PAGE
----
Early settlers in Pine Grove (Parker) got along reasonably well with the Indians. John and Elizabeth Tallman owned property northeast of Parker. The mountain-dwelling Utes frequently crossed their land heading toward hunting grounds. Elizabeth customarily left food for them, so she became a favorite with their chieftains. Jonathan Tallman, John’s brother, wasn’t so lucky in his dealings with Indians. Buried in Parker Cemetery, his headstone reads: “Killed by Indians, 1870.
The Parker family, consisting of four brothers and their families, gained prominence. James owned the 20 Mile House Stage Stop; George bought much of the property along Euclid Avenue (Main Street) east of Rte 83, donating some or selling it at reasonable prices to help the town’s growth.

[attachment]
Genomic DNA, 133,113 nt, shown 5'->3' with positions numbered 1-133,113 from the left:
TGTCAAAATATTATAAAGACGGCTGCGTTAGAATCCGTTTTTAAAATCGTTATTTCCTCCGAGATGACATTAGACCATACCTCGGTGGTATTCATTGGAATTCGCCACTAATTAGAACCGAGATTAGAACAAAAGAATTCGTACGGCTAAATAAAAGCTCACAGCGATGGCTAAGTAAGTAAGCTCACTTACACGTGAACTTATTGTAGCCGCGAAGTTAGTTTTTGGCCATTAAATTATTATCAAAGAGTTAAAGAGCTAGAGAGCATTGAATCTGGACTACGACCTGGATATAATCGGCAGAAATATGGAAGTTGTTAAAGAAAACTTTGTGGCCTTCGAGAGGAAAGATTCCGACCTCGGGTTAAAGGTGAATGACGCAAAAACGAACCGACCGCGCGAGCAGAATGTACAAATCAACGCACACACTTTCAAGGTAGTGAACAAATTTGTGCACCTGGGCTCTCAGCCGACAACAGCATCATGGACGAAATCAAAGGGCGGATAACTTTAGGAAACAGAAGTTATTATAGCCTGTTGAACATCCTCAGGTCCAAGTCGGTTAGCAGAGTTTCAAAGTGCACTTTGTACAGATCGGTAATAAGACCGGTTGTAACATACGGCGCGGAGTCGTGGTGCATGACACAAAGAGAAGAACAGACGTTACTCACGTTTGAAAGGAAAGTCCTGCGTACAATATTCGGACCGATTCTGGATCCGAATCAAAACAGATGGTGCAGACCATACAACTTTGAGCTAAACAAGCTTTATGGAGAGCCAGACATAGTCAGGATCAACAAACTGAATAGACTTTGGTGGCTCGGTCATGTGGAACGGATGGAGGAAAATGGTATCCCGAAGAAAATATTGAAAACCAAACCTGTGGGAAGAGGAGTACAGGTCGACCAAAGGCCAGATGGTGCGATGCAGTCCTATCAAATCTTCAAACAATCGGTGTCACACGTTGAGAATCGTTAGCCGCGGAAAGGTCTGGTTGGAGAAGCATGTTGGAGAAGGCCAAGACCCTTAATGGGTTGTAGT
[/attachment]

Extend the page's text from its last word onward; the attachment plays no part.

William Rowley owned 160 acres in what has become Stroh Ranch. Later, his family bought 960 acres east of Parker, now known as Rowley Downs. William Newlin at first inhabited the land around Newlin Gulch, but later bought the Tallman property and its cabin. He brought 30 head of short horned cattle to Parker to improve the cattle industry in the area. Newlin Gulch, Parker’s experiment in gold mining, was named for him.
The Rowley Downs Homeowners’ Association Articles of Incorporation with the State of Colorado were signed on May 17, 1973.